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EXCERPT from my other novel, BANK SHOT.

This is the first chapter of BANK SHOT, a novel about the worlds greatest basketball player. BANK SHOT is available on NOOK and KINDLE.

BANK SHOT

By John Haslam

Disclaimer: Although the names of teams, cities and places are real, this work is purely fiction. Any similarities to persons both alive and deceased are purely coincidental.

 

Chapter 1

 

Thursday Night Late – Chicago

 

 

 

Marcus Witherow slowly emerged from the doorway of the arena. He had just talked to the last reporter and signed his last autograph. His large, sculpted ebony body was still hot after his ritual whirlpool bath and shower. A cloud of steam rose from his body, like a fog, as he entered the bitter cold Chicago night air. The light, coming from the doorway, backlit the basketball hero. His 6-foot, 11-inch frame gave him an eerie, almost monster-like appearance.

 

Marcus was always the last player to leave the arena following an NBA game. His stilt-like legs usually needed therapy after 48 minutes of running, stopping, stretching, twisting, turning, jumping, flying and worst of all, landing on the hardwood floors. After 30 minutes of leg treatments with his trainer, he would shudder through a two-minute ice bath to numb the pain before sinking low into the hot, bubbling waters of the whirlpool, replaying the game in his mind – enjoying the great plays and critiquing the bad.

 

By the time the security guard opened the door for him, the player-only parking lot was empty. He sluggishly moved along the sidewalk. His long shadow outran him on the 20-yard walk to his new black Cadillac Escalade. He opened the door to the driver’s side of the vehicle and threw his Nike gym bag across the front seat. He reached up, grabbed the handle just inside the top of the door and painfully lifted his long, tired right leg into the Escalade before pulling the rest of his body into the driver’s seat, dragging his left leg behind.

 

“Hello Marcus. Don’t turn around.” The calm, baritone voice, as smooth as hot chocolate, broke the night’s silence from the backseat. Before his butt hit the leather, Marcus felt the cold steel barrel of a gun press against the base of his skull, at the back of his neck. He wasn't about to turn around.

 

“Close the door and let’s take a little drive. Downtown. Keep it nice and easy.”

 

Marcus closed the door. The security guard waved to Witherow’s Escalade without a second thought, just as he did 40 games a season and slammed the arena doors. Marcus cranked the vehicle and gently eased out of the parking lot of Chicago’s United Center arena and drove south at the 55 miles-per-hour speed limit toward the freeway ramp of the Eisenhower Expressway East. When the sport utility vehicle moved up to an easy 60 miles per hour, the gun gently moved away from his head. Marcus tried to see his captor’s face, in the rear-view mirror, as they passed under intermittent streetlights along the freeway.  A baseball cap sat low over the intruder’s eyes and his face was always hidden by shadows, even when they passed close to a streetlight.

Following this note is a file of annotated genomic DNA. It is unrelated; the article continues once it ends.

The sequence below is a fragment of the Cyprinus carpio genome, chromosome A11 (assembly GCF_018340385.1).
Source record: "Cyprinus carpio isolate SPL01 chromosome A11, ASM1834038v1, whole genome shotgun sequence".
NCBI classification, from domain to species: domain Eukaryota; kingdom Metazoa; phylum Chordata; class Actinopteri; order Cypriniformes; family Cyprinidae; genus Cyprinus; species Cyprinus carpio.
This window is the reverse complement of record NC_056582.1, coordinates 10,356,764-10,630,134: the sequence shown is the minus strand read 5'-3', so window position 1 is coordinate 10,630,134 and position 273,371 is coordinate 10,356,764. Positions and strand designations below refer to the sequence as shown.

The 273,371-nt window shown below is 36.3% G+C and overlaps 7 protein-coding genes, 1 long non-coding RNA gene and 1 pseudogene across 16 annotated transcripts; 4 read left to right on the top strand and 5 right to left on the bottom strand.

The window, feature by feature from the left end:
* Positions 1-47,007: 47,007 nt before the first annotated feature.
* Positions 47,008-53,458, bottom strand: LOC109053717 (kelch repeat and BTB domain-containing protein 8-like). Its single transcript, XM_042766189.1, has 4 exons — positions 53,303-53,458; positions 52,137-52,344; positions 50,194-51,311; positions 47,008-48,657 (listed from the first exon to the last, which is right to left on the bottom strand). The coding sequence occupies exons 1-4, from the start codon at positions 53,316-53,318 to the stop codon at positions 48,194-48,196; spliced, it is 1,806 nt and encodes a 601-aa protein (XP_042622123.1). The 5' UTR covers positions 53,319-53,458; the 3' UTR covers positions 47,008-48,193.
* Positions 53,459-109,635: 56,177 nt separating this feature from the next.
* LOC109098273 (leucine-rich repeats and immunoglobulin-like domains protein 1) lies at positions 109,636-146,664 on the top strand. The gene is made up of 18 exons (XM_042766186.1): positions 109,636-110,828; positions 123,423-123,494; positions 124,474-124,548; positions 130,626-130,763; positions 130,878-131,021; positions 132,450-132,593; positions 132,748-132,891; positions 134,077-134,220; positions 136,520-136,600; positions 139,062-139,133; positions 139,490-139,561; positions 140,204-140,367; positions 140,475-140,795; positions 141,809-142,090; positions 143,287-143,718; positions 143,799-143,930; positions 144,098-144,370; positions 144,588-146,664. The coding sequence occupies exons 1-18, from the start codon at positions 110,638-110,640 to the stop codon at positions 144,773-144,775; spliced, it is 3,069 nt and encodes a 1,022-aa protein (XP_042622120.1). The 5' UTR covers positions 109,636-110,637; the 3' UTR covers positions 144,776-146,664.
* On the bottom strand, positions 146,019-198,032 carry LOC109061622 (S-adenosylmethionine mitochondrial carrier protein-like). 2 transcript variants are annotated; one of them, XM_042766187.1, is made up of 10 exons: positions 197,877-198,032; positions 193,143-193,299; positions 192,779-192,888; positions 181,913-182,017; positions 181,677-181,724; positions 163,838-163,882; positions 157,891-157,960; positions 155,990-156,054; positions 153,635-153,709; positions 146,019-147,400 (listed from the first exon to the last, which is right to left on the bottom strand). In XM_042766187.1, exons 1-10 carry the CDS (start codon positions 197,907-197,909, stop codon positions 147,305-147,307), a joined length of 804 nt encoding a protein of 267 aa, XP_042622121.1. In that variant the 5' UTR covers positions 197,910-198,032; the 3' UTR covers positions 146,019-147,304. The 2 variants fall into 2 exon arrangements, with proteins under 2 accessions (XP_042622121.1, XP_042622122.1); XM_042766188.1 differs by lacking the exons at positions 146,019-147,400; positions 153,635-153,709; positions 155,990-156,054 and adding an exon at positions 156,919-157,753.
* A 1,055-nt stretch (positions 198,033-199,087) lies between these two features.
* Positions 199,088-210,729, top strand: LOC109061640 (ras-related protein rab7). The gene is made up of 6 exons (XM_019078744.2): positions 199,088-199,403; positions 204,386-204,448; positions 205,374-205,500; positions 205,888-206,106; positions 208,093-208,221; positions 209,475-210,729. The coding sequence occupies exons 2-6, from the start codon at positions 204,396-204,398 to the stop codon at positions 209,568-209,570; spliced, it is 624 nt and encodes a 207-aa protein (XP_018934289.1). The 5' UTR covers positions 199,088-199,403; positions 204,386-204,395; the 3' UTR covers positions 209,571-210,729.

“Marcus, my man, that was one helluva game you played tonight. I haven’t seen one player dominate a game like that since Bill Walton lit up Memphis.”

 

Walton made 21 of 22 shots when UCLA shut down Memphis in the NCAA finals in 1973.

 

“But there’s one little problem. The boys in Vegas wanted to bet on another game tomorrow night. That was pretty stupid to play a game like that one night early. They’re not real pleased with you right now. We’re gonna take a little ride into the city and let you discuss it with the boss.”

 

The Eisenhower freeway was unusually quiet. It was just after midnight, on a Thursday night/Friday morning. The prime time, made-for-TV NBA games only made the viewers sleepy the next day. The cold, damp night was doing a good job of keeping people off the streets. The Escalade easily made its way into center city Chicago.

 

“When you cross the Chicago River, take Upper Wacker north. We’re going down to the river wharf area just below the Wrigley Building,” a command came from behind. “We’re going to settle a little score.”

 

Marcus knew the area where the Voice wanted to go. Just off Michigan Avenue right in the middle of town, the Chicago River cuts into the city from Lake Michigan and divides downtown into north and south. That’s where the Miracle Mile starts and heads north to the beach. A Mecca for fun, and always crowded with tourist, locals and plenty of boats in the summer, the wharf area was sure to be deserted on this icy, rainy night sandwiched between a long, hard winter and the late-arriving spring.

 

Witherow’s mind raced much faster than the car as he left the interstate and headed north on Upper Wacker . . . “the voice, the gun, who else would be waiting?” Marcus kept thinking and driving.